Google is preparing for one of its toughest weeks in recent years, as its chief executive testifies before the US Congress for the first time, a day before he is due to take part in a meeting with other technology bosses at the White House.
Sundar Pichai will on Wednesday be questioned by members of the House judiciary committee in a hearing that officials say is likely to be wide-ranging and potentially tempestuous.
With the company facing criticism for working on a censored search engine for China and facing allegations that it suppresses certain results for political reasons, officials said they expected the questioning to be tough.
One aide to a senior member of the committee said: “This is going to be a free for all, where members will get a chance to ask him about anything they are angry about. I expect a really, really wide array of questions — from privacy to political bias and everything in between.
“This will be something similar to the Facebook hearings,” the person said, referring to the two Congressional appearances by Mark Zuckerberg, Facebook’s chief executive, after the revelations surrounding Cambridge Analytica.
This is the first time Mr Pichai has been subject to the same kind of hostile political scrutiny that many of his fellow technology bosses have faced in the past year, and comes as politicians weigh up enacting America’s first national data privacy law.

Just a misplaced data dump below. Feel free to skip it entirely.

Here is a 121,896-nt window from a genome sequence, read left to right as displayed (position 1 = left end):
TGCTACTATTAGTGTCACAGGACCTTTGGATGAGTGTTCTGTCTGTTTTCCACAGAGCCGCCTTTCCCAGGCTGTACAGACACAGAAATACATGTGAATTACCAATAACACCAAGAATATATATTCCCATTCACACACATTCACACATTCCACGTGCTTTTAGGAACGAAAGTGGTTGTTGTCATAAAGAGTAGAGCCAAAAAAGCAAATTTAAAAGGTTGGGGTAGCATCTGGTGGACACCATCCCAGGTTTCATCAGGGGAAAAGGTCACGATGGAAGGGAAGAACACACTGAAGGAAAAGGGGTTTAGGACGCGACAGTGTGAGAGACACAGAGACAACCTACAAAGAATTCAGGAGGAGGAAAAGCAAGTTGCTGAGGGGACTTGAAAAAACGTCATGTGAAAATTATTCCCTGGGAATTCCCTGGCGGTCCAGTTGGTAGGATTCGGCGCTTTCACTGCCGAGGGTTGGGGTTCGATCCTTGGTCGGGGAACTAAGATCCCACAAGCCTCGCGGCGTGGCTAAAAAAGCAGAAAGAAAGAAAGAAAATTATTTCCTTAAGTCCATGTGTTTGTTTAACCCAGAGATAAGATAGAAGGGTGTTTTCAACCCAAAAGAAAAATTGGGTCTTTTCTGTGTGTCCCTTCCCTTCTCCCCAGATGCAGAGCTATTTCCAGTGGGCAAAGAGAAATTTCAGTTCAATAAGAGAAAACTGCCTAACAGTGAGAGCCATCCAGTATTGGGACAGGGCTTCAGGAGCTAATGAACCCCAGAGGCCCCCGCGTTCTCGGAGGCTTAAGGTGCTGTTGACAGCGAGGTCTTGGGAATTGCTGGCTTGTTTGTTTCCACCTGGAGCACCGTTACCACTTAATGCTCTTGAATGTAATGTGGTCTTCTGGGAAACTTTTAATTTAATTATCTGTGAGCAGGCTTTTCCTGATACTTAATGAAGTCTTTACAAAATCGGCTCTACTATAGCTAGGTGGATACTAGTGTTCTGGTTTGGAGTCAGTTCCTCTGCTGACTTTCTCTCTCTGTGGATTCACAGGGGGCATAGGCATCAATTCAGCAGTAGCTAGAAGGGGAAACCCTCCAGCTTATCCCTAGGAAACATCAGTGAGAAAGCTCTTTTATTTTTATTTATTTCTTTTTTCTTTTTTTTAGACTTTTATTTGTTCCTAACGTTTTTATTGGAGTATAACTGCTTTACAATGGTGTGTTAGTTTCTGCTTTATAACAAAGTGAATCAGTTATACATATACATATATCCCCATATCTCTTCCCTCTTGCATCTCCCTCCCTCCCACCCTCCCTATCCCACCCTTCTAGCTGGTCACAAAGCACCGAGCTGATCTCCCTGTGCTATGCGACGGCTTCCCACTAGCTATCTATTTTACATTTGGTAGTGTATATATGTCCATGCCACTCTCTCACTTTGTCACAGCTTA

In September, the Google boss was represented by an empty chair after he refused to testify alongside Twitter’s Jack Dorsey and Facebook’s Sheryl Sandberg in front of the Senate intelligence committee. Google has been working hard this year to distance itself from the scandals surrounding Facebook, and opted to draw the anger of Congress rather than risk being seen in the same light as the embattled social network.
Following that hearing, Mr Pichai met Republican leaders to discuss their concerns at which it was reported he agreed in principle to Wednesday’s hearing.
In a statement issued ahead of the session, Kevin McCarthy, the Republican leader in the House, said: “Recent reports suggest Google might not be wielding its vast power impartially.
“Its business practices may have been affected by political bias. Additionally, reports claim the company is compromising its core principles by complying with repressive censorship mandates from China.”
The perceived leftwing bias of the big tech platforms — and Silicon Valley in general — has aroused considerable anger on the right, putting the issue at the top of the Republican-led committee’s agenda for the hearing. At the end of last week the Daily Caller, a rightwing news site, published an internal email from a Google engineer that it said showed the company was deliberately suppressing rightwing new sources in its search results, providing extra ammunition.
Thursday’s White House meeting is being billed as likely to be less confrontational, with topics reportedly due to include artificial intelligence, 5G wireless networks and quantum computing.
But Google executives are aware that they face increasing pressure from President Donald Trump, who has accused the company of returning biased search results.
Mr Trump tweeted in August: “Google search results for ‘Trump News’ shows only the viewing/reporting of Fake News Media. In other words, they have it RIGGED, for me & others, so that almost all stories & news is BAD.”